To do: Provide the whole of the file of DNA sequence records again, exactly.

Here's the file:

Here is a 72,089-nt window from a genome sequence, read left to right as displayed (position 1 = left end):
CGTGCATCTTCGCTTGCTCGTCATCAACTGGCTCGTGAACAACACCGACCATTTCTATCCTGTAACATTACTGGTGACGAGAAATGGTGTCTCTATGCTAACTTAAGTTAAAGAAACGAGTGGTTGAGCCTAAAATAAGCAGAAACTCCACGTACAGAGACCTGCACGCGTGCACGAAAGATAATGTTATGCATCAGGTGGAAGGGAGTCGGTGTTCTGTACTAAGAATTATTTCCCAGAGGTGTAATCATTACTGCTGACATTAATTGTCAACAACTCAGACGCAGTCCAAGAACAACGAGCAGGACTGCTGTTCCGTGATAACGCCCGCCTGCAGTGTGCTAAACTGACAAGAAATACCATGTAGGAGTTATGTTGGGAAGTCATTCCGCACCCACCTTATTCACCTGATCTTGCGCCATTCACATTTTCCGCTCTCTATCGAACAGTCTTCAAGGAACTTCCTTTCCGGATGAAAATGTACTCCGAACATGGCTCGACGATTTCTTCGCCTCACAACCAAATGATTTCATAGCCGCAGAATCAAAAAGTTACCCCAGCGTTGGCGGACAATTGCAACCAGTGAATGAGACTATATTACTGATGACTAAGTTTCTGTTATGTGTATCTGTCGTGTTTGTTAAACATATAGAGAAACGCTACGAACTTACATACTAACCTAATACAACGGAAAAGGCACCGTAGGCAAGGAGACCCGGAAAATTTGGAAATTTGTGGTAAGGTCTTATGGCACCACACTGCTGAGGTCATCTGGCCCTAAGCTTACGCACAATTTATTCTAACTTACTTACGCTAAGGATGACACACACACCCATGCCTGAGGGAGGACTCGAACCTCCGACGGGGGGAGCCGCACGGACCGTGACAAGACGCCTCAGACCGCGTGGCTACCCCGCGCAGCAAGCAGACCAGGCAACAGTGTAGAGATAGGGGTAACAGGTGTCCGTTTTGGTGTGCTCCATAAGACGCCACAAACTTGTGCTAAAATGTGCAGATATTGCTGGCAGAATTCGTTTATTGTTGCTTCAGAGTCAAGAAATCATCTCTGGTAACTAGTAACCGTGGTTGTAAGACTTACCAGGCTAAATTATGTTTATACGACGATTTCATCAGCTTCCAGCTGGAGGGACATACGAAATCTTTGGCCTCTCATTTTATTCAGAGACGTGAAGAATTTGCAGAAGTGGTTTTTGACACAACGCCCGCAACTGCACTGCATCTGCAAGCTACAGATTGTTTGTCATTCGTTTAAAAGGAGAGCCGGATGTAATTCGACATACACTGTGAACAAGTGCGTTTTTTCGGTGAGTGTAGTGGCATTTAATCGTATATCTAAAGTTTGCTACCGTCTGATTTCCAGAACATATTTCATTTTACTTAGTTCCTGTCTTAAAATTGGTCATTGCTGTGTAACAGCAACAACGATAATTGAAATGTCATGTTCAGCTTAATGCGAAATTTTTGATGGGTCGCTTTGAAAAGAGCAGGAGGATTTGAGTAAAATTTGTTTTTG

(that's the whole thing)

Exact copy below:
Here is a 72,089-nt window from a genome sequence, read left to right as displayed (position 1 = left end):
CGTGCATCTTCGCTTGCTCGTCATCAACTGGCTCGTGAACAACACCGACCATTTCTATCCTGTAACATTACTGGTGACGAGAAATGGTGTCTCTATGCTAACTTAAGTTAAAGAAACGAGTGGTTGAGCCTAAAATAAGCAGAAACTCCACGTACAGAGACCTGCACGCGTGCACGAAAGATAATGTTATGCATCAGGTGGAAGGGAGTCGGTGTTCTGTACTAAGAATTATTTCCCAGAGGTGTAATCATTACTGCTGACATTAATTGTCAACAACTCAGACGCAGTCCAAGAACAACGAGCAGGACTGCTGTTCCGTGATAACGCCCGCCTGCAGTGTGCTAAACTGACAAGAAATACCATGTAGGAGTTATGTTGGGAAGTCATTCCGCACCCACCTTATTCACCTGATCTTGCGCCATTCACATTTTCCGCTCTCTATCGAACAGTCTTCAAGGAACTTCCTTTCCGGATGAAAATGTACTCCGAACATGGCTCGACGATTTCTTCGCCTCACAACCAAATGATTTCATAGCCGCAGAATCAAAAAGTTACCCCAGCGTTGGCGGACAATTGCAACCAGTGAATGAGACTATATTACTGATGACTAAGTTTCTGTTATGTGTATCTGTCGTGTTTGTTAAACATATAGAGAAACGCTACGAACTTACATACTAACCTAATACAACGGAAAAGGCACCGTAGGCAAGGAGACCCGGAAAATTTGGAAATTTGTGGTAAGGTCTTATGGCACCACACTGCTGAGGTCATCTGGCCCTAAGCTTACGCACAATTTATTCTAACTTACTTACGCTAAGGATGACACACACACCCATGCCTGAGGGAGGACTCGAACCTCCGACGGGGGGAGCCGCACGGACCGTGACAAGACGCCTCAGACCGCGTGGCTACCCCGCGCAGCAAGCAGACCAGGCAACAGTGTAGAGATAGGGGTAACAGGTGTCCGTTTTGGTGTGCTCCATAAGACGCCACAAACTTGTGCTAAAATGTGCAGATATTGCTGGCAGAATTCGTTTATTGTTGCTTCAGAGTCAAGAAATCATCTCTGGTAACTAGTAACCGTGGTTGTAAGACTTACCAGGCTAAATTATGTTTATACGACGATTTCATCAGCTTCCAGCTGGAGGGACATACGAAATCTTTGGCCTCTCATTTTATTCAGAGACGTGAAGAATTTGCAGAAGTGGTTTTTGACACAACGCCCGCAACTGCACTGCATCTGCAAGCTACAGATTGTTTGTCATTCGTTTAAAAGGAGAGCCGGATGTAATTCGACATACACTGTGAACAAGTGCGTTTTTTCGGTGAGTGTAGTGGCATTTAATCGTATATCTAAAGTTTGCTACCGTCTGATTTCCAGAACATATTTCATTTTACTTAGTTCCTGTCTTAAAATTGGTCATTGCTGTGTAACAGCAACAACGATAATTGAAATGTCATGTTCAGCTTAATGCGAAATTTTTGATGGGTCGCTTTGAAAAGAGCAGGAGGATTTGAGTAAAATTTGTTTTTG